In 1984, the young husband-wife team of Sam and Peg Ballou packed all of their earthly belongings into a small trailer, hitched it to a vehicle and left the mountains of Vermont for the flatlands of western Ohio. Their destination was the small town of Bucyrus, where Sam hoped to take over as manager of nearby Elkhorn Lake Hunt Club. Little did the Ballous know that, years later, they would own the business and grow it into one of the largest game-bird hunting preserves and ringneck pheasant hatcheries in the Midwest.
“At the time, Elkhorn was owned by Charlie Baehr and his wife,” remembers Sam. “Our agreement with the Baehrs was that I would work for Charlie for six months, and then, if we both felt good about the trial period, form a partnership. What’s amazing is that we never had a formal contract drawn up. It was just a gentlemen’s agreement, a simple handshake.”
To say that the agreement has worked well is understatement. When the Ballous arrived, Elkhorn encompassed just 160 acres and hunters were shooting 1,500 to 2,000 pheasants per year on the property. Today, Elkhorn Lake Hunt Club (www.elkhornlakehuntclub.com) is some 400 acres in size, and hunters shoot 16,000 to 17,000 ringnecks per year, as well as several thousand chukar partridge and bobwhite quail. In addition, Elkhorn Farms and Hatchery, a separate business, now hatches half a million pheasants annually, shipping them to game farms and hunting preserves all over the U.S.
When asked how someone looking to begin an outdoor career might break into the shooting preserve business today, Sam had the following advice. “It’s much like farming,” he said, “because of the high cost of land, the easiest way to get in is to be born into it.”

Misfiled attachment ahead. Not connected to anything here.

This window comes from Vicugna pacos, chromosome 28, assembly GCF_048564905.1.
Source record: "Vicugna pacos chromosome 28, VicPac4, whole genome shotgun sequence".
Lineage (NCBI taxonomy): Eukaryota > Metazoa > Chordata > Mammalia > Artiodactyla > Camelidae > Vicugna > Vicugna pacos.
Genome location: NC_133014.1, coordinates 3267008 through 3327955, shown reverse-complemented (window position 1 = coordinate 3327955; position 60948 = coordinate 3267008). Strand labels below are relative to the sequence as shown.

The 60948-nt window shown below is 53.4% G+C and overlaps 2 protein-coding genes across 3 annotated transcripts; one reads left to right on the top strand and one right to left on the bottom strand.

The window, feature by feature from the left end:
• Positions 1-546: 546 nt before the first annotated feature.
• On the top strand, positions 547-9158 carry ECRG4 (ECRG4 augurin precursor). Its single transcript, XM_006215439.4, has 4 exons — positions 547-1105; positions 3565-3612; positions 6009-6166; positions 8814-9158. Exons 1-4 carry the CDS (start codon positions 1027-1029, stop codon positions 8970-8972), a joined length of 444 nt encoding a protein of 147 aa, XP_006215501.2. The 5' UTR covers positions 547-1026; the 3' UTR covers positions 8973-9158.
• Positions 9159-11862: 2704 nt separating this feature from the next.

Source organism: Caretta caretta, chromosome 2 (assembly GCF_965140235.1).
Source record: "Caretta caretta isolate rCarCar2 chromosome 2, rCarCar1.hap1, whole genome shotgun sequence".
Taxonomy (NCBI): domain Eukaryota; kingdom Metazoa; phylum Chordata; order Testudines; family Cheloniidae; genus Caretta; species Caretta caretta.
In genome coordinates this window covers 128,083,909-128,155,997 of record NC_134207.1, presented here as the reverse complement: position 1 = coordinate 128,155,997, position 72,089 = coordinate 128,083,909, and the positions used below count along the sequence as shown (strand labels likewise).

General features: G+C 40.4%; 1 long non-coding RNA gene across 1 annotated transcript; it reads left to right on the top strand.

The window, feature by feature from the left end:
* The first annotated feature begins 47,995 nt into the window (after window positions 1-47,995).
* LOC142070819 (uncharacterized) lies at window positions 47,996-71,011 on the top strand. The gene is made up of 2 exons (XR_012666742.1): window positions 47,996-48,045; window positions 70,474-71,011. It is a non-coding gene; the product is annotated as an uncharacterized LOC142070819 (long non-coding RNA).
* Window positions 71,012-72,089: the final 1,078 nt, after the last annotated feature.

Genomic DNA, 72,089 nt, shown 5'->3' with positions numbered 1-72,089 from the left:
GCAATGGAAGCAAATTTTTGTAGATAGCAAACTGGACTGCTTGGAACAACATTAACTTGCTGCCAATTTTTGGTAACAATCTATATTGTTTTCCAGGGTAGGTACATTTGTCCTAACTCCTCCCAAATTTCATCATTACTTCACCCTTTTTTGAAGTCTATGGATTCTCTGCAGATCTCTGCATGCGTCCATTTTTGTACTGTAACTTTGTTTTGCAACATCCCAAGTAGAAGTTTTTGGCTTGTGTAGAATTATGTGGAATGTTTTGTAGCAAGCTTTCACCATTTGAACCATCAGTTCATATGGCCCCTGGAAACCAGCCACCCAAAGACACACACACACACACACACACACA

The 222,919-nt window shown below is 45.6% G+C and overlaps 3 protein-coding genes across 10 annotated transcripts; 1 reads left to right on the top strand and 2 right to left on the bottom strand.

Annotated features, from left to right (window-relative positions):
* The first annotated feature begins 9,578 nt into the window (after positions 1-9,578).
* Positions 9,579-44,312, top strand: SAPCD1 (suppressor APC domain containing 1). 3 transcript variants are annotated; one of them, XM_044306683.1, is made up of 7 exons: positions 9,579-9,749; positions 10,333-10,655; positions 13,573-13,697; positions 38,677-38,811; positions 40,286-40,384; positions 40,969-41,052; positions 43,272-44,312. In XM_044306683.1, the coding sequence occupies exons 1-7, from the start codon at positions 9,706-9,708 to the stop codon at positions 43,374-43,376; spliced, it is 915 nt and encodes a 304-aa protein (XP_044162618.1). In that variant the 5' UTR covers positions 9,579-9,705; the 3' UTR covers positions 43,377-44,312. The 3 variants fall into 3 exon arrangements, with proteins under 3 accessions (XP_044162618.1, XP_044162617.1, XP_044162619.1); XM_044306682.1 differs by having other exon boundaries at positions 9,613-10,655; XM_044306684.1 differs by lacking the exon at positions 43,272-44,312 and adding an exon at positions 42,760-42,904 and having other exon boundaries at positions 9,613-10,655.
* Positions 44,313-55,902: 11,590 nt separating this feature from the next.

But since we can’t choose our parents, Sam also suggested the next-best route would be to find a hunting preserve manager or owner who is getting up in years and looking to retire. “Find a place where they will hire you as an employee, possibly a manager, and with the potential to someday buy the business, much like Peg and I did at Elkhorn.”
To find such an opportunity, Peg suggested checking with the North American Gamebird Association (www.mynaga.org). “Several of those opportunities exist right now,” she said. “There are people of retirement age currently running hunting preserves, who have no one to pass them on to. That’s not only sad, but if the owners can’t find a buyer, the hunting preserve eventually closes, the land is sold, and yet another piece of habitat is closed to hunting.”
There is also a way for a young person to prepare for managing a hunt club that was not available to the Ballous when they were first looking to break into the business. Sam mentioned that Kansas State University now offers an extensive course of study for potential hunting-preserve managers.
“The program primarily covers hunting-preserve and game-farm management, including the all-important aspect of how to handle the financial end of the business,” he said. “In addition, students get the basic science knowledge that all land managers need, such as forestry, ecology, pond management, those sorts of things.”